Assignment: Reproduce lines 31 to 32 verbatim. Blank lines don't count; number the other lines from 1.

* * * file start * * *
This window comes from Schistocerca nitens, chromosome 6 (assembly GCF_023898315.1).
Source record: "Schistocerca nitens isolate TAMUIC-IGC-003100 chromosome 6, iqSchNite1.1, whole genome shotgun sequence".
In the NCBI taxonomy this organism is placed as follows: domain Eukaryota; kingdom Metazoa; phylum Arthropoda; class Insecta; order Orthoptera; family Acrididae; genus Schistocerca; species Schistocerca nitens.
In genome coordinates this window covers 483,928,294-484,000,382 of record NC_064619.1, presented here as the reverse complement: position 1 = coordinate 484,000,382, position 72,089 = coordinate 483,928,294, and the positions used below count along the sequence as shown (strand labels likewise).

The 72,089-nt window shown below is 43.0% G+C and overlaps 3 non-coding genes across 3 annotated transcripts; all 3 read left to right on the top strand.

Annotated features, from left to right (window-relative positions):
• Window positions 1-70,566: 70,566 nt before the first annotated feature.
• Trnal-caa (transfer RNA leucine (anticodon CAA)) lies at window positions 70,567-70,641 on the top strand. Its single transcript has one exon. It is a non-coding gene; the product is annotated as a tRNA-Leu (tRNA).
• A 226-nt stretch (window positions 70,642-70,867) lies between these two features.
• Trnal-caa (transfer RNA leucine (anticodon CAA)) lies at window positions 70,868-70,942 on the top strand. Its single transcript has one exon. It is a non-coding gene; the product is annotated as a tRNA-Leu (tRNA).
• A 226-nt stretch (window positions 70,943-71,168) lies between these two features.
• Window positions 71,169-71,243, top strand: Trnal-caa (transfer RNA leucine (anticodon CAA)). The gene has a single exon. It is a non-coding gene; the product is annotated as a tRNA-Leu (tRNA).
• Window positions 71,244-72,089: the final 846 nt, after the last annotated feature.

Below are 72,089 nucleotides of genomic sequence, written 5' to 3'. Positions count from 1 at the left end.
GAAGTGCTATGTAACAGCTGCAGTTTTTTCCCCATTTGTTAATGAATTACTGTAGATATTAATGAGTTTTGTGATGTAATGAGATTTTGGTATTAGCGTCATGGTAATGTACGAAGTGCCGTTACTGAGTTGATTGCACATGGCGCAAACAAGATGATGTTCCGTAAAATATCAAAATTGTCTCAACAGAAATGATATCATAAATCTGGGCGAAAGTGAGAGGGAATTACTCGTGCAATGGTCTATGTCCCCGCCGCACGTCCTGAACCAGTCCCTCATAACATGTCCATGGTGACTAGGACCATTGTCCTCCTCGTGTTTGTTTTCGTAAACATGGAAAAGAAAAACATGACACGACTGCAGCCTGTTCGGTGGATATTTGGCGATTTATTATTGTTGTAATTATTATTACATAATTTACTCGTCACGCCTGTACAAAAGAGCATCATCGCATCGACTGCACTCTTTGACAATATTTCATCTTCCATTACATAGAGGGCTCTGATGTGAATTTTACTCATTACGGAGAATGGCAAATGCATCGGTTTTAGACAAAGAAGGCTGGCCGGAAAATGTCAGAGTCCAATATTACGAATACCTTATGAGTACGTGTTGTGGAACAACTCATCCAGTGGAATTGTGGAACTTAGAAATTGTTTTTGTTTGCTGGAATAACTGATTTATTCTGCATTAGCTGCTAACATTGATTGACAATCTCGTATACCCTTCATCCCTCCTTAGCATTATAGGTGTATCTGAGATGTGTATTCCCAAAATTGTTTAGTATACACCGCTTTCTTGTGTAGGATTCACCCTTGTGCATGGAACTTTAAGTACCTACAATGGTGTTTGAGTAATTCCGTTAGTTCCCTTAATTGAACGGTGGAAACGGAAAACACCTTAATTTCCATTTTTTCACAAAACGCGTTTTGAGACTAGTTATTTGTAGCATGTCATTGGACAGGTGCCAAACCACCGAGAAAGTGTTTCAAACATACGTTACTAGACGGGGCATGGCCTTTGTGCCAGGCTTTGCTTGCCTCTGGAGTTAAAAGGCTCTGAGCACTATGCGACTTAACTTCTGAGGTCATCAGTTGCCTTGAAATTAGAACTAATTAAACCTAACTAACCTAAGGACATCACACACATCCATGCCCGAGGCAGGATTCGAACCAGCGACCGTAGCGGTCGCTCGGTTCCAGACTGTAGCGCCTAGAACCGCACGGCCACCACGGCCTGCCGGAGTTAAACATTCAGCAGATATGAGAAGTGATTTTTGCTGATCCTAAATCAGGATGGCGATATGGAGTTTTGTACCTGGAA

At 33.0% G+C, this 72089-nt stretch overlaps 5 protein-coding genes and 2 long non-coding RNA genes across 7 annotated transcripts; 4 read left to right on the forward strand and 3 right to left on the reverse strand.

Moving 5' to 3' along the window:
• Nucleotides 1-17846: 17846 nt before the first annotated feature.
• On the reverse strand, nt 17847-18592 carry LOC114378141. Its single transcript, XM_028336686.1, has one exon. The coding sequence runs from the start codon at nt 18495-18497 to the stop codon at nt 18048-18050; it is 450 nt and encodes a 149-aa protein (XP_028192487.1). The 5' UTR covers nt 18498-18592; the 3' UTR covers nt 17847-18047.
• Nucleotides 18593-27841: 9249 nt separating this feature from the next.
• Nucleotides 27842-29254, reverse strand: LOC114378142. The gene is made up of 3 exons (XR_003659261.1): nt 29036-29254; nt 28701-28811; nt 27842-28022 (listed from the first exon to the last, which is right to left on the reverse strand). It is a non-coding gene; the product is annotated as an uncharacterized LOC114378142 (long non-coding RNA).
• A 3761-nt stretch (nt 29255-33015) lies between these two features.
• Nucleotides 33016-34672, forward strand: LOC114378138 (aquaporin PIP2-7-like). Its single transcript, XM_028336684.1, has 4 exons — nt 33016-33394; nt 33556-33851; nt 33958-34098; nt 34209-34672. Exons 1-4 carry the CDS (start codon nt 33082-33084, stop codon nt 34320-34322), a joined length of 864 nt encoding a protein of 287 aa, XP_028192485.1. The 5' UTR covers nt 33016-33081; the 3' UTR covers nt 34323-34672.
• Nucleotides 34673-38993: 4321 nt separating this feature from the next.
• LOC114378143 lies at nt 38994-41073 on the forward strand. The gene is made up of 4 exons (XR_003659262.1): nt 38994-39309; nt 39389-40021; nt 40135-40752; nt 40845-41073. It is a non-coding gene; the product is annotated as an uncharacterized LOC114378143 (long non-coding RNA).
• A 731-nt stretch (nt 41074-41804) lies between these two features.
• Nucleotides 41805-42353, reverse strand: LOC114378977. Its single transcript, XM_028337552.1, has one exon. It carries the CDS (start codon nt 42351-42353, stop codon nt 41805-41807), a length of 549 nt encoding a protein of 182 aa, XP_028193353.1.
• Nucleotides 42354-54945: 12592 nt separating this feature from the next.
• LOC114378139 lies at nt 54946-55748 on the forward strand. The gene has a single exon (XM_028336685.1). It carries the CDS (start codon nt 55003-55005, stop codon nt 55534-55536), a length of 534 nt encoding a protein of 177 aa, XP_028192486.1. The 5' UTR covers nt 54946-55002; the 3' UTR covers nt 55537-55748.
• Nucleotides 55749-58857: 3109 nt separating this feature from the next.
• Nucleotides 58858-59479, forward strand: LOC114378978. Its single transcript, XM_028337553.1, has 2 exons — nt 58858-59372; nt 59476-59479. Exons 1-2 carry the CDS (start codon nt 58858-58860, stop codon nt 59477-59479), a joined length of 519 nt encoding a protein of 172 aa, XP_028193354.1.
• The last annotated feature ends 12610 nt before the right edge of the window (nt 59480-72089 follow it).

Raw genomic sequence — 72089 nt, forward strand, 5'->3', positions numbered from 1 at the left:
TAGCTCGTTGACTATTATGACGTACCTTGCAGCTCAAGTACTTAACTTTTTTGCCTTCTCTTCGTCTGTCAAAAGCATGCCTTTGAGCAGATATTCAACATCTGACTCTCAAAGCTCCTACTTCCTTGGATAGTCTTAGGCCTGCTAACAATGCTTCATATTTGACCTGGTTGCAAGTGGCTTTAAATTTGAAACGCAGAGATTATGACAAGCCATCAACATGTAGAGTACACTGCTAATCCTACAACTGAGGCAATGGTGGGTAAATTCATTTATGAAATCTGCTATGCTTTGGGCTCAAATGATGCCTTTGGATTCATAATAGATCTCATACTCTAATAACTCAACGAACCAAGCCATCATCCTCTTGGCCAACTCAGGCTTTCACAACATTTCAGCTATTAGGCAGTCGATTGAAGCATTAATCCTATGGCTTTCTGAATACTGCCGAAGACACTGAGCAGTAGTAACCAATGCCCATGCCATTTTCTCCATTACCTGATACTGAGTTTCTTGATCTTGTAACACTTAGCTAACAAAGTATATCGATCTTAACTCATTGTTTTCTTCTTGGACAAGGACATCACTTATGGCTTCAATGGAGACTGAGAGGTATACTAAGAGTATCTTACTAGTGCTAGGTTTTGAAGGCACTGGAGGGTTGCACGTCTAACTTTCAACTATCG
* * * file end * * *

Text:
• Nucleotides 58858-59479, forward strand: LOC114378978. Its single transcript, XM_028337553.1, has 2 exons — nt 58858-59372; nt 59476-59479. Exons 1-2 carry the CDS (start codon nt 58858-58860, stop codon nt 59477-59479), a joined length of 519 nt encoding a protein of 172 aa, XP_028193354.1.
• The last annotated feature ends 12610 nt before the right edge of the window (nt 59480-72089 follow it).